3. Create your content

 

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You have identified your main content offer in the previous step (also called "pillar content"), and now you need to find a way to promote it and share it with the world. Here is where your blog, social media and SEO (also called "cluster content") comes into play.

These are all part of the attract phase of the inbound methodology, that is aimed at converting strangers into visitors on your website.

There are a few cluster content ideas you can choose from to promote your pillar content:

  • Blog posts around the same topic of the pillar content
  • Social media posts promoting the content offer using your accounts, partner accounts and in specific, relevant groups
  • Guest posts around the same topic and posted on other publications and blogs to attract also their traffic onto your landing pages
  • On-page SEO optimisation for every piece of content based on the campaign's key-words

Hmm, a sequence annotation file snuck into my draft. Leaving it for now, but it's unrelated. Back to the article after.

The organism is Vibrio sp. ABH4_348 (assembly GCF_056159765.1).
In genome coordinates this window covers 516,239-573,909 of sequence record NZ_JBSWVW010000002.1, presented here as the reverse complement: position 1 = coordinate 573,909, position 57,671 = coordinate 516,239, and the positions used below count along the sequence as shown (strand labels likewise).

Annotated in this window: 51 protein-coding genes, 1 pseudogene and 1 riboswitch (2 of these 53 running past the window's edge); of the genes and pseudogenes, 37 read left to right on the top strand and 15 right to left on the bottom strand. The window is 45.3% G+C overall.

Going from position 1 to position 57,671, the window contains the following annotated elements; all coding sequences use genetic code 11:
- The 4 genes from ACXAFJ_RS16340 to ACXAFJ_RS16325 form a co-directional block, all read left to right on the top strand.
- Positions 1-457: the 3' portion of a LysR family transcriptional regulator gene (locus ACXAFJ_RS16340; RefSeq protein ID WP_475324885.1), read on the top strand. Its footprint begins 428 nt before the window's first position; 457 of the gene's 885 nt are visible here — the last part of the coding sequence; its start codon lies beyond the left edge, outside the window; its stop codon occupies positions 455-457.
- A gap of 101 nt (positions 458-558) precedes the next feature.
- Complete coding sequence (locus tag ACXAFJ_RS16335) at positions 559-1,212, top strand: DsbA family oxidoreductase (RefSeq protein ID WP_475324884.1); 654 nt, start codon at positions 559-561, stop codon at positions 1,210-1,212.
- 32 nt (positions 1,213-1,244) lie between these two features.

• Pay-per-click advertising to speed up things if your website doesn't organically attract many visitors right at this moment
  • Emails to a specific segment of your database that might find the topic interesting or useful
  • Videos that explain the same concepts in a different format

Essentially, the difference between your pillar content and your cluster content is that the first is quite broad and ever-green, whereas the cluster content, especially in terms of social media and blog posts, is more targeted at very specific aspects and pain points of your personas.

4. Define your funnel

 

In the next step, you need to map out the funnel for your prospects.

Calls-to-action, landing pages and thank you pages